Penn State enjoys a long history of winning football games and competing for championships. The task now is to prevent it from becoming ancient history.
The Nittany Lions (2-2 overall, 0-1 Big Ten) were outclassed and run over last week playing against another proud program. Michigan embarrassed them 49-10 in Ann Arbor.
Penn State also lost the renewal of its rivalry with Pittsburgh earlier this season. It’s not produced double-digit victories since 2009 and have posted 16-14 overall mark (6-11 Big Ten) in coach James Franklin’s two-plus years as coach.
The Lions desperately need a victory Saturday (3:30 p.m. ET, BTN) against visiting Minnesota (3-0, 0-0). The game kicks off a three-game homestead where they also meet Maryland and Ohio State. It’s a chance for them to make a move back into college football relevance.
“There’s a process to this,” Franklin told reporters during his Tuesday press conference in State College.
“There’s a process from the time we arrived to where we’re going. I think I see strides in people that come to practice every single day, see strides in the people that are around our program, in every aspect, the professors that come as the guest coach programs with us, the administration that’s around us, at practice, in meetings, academically, athletically, socially, spiritually, the whole package, there’s progress being made.”
Ultimately, Franklin, who reportedly makes more than $4 million annually, knows that progress needs to show up in wins sooner rather than later. Much of the university’s identity is tied to its football program.
That obviously showed up in a negative light during the Jerry Sandusky/Joe Paterno scandal. Support has remained strong for program, but it’s a bottom-line, big-money business.
“Are there times where we all want the progress to happen a lot faster? No doubt about it,” Franklin said. “But I think that’s also what makes Penn State special is there’s very high expectations here. There’s a tremendous amount of pride. I get email after email after email that talks about people’s pride in this place and how much they care and how much passion and how supportive they are.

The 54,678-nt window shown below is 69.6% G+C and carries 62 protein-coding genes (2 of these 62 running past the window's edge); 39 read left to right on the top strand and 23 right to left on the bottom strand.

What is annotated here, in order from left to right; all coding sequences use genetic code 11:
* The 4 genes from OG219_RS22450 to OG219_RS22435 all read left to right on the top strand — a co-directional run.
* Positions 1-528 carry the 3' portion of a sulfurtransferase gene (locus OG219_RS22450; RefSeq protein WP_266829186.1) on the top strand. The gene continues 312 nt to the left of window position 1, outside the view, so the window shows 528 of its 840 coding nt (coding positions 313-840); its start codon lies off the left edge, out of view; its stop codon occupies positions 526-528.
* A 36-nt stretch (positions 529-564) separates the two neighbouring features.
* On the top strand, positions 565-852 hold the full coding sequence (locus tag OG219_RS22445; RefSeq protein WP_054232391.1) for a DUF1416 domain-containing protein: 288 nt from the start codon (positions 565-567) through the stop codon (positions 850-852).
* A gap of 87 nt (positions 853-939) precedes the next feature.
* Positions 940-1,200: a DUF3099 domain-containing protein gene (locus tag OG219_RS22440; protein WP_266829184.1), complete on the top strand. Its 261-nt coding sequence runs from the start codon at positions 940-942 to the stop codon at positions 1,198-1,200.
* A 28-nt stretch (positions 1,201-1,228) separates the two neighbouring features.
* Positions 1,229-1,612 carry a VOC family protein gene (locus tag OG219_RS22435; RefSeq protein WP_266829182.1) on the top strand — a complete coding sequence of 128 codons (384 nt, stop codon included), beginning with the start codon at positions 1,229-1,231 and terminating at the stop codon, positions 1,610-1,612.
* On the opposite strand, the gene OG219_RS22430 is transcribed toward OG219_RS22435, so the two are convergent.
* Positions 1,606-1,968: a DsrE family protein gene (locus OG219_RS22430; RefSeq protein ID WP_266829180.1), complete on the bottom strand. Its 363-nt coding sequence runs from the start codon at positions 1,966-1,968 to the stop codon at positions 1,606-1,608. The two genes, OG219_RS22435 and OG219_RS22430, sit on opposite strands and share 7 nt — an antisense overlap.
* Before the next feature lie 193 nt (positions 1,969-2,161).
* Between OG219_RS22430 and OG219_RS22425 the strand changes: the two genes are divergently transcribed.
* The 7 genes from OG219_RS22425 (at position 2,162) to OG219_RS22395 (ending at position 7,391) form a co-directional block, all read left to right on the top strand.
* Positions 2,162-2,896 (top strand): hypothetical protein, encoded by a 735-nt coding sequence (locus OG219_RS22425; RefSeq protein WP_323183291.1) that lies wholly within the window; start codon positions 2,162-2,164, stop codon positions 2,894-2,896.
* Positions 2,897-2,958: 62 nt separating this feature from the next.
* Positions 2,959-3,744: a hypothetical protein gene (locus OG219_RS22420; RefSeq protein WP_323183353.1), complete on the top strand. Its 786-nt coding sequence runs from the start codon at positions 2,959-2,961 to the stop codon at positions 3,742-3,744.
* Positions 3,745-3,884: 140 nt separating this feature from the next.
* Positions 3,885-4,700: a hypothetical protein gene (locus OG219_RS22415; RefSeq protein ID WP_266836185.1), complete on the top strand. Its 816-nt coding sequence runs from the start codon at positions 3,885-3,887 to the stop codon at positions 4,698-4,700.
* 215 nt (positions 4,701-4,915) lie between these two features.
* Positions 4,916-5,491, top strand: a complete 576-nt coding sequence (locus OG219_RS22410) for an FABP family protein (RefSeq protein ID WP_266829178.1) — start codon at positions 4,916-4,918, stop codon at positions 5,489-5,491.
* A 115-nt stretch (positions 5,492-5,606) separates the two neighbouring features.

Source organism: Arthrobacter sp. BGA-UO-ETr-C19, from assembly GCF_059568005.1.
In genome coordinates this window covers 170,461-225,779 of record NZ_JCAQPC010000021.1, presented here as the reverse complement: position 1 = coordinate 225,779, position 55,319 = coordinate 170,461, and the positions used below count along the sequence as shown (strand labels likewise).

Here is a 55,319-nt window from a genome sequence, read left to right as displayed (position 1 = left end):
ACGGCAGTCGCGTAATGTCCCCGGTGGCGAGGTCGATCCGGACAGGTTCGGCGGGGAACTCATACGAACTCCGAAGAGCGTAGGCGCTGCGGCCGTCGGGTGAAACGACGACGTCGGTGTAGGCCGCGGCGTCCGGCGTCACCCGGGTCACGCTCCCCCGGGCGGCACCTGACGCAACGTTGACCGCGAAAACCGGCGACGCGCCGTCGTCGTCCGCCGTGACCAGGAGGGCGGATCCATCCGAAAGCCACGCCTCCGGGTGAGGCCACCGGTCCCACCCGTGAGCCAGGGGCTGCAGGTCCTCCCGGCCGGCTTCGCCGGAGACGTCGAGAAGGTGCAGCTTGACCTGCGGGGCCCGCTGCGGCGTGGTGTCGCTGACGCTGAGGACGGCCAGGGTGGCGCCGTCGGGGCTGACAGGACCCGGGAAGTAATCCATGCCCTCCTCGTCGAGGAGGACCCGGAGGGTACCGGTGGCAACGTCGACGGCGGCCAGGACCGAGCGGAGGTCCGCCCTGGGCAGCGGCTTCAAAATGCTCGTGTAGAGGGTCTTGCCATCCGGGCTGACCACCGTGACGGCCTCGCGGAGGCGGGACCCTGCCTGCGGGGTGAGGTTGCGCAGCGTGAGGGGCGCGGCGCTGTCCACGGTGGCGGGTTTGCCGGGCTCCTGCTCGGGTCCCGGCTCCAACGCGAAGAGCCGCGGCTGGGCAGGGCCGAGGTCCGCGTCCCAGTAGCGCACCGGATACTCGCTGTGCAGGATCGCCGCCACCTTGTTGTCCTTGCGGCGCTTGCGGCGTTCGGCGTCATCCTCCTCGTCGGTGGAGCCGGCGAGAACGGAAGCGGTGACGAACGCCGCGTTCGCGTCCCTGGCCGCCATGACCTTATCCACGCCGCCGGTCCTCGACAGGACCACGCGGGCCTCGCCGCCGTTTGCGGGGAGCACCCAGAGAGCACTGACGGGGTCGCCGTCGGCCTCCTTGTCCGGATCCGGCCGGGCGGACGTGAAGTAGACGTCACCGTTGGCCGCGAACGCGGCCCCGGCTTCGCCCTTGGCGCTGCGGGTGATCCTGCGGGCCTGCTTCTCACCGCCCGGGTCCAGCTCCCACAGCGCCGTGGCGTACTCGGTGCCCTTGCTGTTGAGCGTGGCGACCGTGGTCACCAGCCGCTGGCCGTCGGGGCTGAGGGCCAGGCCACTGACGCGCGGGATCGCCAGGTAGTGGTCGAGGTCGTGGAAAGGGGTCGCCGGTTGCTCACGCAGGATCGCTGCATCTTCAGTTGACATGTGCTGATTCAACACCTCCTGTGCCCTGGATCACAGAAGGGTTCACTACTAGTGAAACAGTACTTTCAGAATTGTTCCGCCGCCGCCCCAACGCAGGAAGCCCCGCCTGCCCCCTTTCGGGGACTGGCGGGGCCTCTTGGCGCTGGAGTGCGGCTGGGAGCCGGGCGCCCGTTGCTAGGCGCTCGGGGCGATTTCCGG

“The good thing is I only get the positive emails because my administrative assistant, she screens them. So that’s good.”
Penn State is chasing the Big Ten East Division’s top three teams — Michigan, Michigan State and Ohio State. That trio swept the Lions a year ago by a combined score of 121-42.
Ohio State and Michigan State visit Beaver Stadium this season. Defending West Division champion Iowa also comes to State College. Penn State’s remaining road games at Purdue, Indiana and Rutgers are very manageable. That said, the Lions need to pick up their level of play.
Franklin clearly is hearing the angst from fans. He reminds them that their program is rebuilding from the black eye of the scandal and lost scholarships.
“A lot of times is people compare and contrast. Well, it’s hard to compare and contrast because of the situation we were in. Who are you going to compare that to? So I get it, but I think it’s coming from a good place. It’s coming from a place of pride and love of Penn State and wanting to get back to those memories and those experiences that they look back so fondly on.”
Franklin says he embraces the pressure and the challenge. He believes his players do, too.
“I want everybody to take a deep breath,” Franklin said. “We’re going to continue loving these kids. We’re going to continue supporting these kids. We’re going to continue developing these kids, and I believe in my 22 years of experience that we’re heading in the right direction and good things are going to happen if people let the process play out.”
The next three contests in State College could go a long way in determining whether Franklin is the man overseeing that process in the future.